Nine months ago, Holly Gartmayer‑DeYoung of Eastport had a premonition. She needed to get in touch with her son. So she headed for where he lived, homeless and addicted to drugs, in Long Island, New York City. It took 24 hours before he finally responded to her text messages and agreed to meet. On September 15 she and her son, Matt, were among the estimated 100 people who took part in a Walk for Recovery in Machias.
"I think it was a miracle that he even said let's meet," says Gartmayer‑DeYoung, remembering that the she and her son had dinner and talked about addiction that weekend before she returned to Maine. She says she brought her son information on programs to assist him in getting clean, but she recognized he had to decide for himself if this was what he wanted. She was driving on I‑95 across the Piscataqua River Bridge back into Maine when he called her and said he made the call and would be enrolling in the Arise Addiction Recovery program in Machias. He already has a job as a carpenter and plans to stay in the area after graduation in October. "I feel good," he said as the walk was about to begin.
Other walkers included Jeannie Vose and her boyfriend, Reb Brown, both of Machiasport, who walked in memory of Vose's son, Ian Parker, who died from an overdose in 2011 at the age of 27. Vose said she found it comforting to be with others who have had similar experiences, and she hoped the walk would give hope to those in recovery.
Tristan Nelson and Sara Johnstone, both of Jonesboro, led the walk from Station 1898 to Bad Little Falls Park carrying a banner that states, "Walk for Recovery. Together we recover. Break the silence. Break the stigma." Nelson said, "We've been in recovery ourselves." Clean for 17 months, he said, "I think the best weapon we have to fight addiction is awareness." Johnstone, who has been clean 14 months, said, "People need to see there is hope." Both said they were pleased to see such a good crowd. "When I was actually using it didn't seem like anyone cared," said Nelson.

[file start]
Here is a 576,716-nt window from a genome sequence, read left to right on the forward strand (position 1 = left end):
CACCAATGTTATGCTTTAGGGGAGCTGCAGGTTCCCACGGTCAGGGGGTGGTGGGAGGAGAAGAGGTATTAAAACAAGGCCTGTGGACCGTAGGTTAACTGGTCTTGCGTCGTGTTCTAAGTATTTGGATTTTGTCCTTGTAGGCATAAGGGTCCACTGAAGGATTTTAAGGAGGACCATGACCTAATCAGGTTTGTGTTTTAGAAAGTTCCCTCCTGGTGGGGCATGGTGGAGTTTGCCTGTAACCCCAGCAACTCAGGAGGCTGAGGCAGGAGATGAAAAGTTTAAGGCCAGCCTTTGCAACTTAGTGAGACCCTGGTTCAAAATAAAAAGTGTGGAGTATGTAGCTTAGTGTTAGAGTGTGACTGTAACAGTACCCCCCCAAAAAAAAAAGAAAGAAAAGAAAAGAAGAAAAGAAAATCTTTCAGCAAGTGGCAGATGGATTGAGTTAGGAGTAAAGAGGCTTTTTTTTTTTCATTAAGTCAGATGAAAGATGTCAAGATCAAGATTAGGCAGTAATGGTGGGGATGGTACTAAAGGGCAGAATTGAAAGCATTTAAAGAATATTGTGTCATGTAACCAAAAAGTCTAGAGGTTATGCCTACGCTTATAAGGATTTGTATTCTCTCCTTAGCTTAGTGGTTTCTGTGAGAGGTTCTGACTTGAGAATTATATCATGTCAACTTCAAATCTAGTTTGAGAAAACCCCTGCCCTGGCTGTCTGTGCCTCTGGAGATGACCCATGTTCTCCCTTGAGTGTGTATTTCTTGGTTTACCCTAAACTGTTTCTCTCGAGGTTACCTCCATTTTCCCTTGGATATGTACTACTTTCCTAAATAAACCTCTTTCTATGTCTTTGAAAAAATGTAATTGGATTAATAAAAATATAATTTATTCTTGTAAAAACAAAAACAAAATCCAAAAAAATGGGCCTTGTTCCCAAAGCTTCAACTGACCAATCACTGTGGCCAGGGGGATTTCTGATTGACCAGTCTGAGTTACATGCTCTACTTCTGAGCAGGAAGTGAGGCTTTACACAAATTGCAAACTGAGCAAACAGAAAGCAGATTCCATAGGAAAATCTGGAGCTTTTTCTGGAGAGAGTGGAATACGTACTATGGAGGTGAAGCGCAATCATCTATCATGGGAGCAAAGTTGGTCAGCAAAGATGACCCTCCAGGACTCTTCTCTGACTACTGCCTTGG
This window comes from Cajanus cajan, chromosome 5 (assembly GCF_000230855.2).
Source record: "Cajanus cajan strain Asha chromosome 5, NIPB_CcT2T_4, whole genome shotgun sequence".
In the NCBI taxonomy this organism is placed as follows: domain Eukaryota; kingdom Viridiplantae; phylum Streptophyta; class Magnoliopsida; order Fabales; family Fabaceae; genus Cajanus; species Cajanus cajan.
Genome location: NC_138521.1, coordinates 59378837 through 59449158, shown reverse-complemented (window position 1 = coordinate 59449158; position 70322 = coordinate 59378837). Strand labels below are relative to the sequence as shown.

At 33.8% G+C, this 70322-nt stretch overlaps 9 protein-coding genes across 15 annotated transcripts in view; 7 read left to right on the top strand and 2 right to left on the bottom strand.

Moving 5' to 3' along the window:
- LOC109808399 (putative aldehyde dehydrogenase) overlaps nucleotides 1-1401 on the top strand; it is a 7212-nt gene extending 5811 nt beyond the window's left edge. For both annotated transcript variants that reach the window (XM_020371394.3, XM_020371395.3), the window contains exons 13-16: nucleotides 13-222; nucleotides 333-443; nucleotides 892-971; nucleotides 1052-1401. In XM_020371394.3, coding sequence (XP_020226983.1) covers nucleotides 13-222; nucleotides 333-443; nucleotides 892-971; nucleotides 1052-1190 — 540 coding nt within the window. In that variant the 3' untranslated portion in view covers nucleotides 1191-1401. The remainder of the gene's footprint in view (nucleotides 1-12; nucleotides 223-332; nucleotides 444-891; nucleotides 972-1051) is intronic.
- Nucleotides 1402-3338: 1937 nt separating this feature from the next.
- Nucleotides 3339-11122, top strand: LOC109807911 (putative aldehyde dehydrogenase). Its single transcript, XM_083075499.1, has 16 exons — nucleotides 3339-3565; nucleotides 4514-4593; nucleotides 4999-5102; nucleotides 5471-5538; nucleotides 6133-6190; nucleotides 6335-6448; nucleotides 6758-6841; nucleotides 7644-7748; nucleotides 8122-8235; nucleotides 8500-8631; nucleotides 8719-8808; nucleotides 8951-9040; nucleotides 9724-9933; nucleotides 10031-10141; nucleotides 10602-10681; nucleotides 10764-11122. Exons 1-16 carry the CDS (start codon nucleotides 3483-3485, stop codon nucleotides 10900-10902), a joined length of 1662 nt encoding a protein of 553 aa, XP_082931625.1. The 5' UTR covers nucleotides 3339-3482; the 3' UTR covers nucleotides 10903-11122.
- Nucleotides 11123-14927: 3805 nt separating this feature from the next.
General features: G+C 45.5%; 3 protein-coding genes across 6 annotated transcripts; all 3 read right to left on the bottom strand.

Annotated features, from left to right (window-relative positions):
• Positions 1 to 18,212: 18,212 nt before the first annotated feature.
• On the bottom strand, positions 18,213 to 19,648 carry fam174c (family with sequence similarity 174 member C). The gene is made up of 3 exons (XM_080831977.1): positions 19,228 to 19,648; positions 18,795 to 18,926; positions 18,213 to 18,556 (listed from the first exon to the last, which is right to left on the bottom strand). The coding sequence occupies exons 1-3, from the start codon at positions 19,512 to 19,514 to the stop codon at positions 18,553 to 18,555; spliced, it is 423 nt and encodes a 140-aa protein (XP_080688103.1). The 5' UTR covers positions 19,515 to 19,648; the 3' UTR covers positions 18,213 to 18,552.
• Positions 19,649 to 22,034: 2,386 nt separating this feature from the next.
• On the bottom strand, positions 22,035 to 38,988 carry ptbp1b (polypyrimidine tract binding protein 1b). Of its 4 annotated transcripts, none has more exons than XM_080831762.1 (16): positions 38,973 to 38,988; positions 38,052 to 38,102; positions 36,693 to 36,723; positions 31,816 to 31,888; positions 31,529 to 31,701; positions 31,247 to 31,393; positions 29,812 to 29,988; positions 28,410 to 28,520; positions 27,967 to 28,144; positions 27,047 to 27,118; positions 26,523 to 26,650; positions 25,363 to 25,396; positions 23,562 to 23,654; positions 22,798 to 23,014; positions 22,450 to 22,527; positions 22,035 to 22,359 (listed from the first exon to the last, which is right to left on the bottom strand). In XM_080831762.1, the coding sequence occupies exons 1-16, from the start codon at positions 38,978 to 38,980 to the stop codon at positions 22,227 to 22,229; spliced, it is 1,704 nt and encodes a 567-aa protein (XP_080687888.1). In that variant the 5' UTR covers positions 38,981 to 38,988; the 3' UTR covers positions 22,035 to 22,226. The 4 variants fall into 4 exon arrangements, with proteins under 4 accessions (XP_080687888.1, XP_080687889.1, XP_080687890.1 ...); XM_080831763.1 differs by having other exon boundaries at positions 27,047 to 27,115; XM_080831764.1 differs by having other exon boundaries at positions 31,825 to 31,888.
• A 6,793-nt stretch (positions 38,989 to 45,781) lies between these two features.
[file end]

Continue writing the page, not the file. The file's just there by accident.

The walk was organized by the Community Action Team, which evolved from forums held last fall, says Abby Frutchey of Northfield, one of eight team members. "We're trying to break the stigma, let people know there's help and hope," says her husband, Brian, another one of the team members. Both are also in recovery. "This is awesome. I didn't expect this big of a turnout," he said.
Once the group reached the park, everyone lit candles and stood together. "It's awesome to see something like this in this town," said Paul Trovarello, who runs the Arise program. "There's a family dynamic here. This is what it's going to take to defeat addiction."
Brian Frutchey invited all the participants to speak about their experiences if they wished. Several of those who spoke said they had lost more than one person to addiction. A couple of them thanked everyone for being there to offer support and encouraged them not to abandon addicted loved ones.
"It's really a family journey, and it requires love and compassion, not judgment," Gartmayer‑DeYoung said.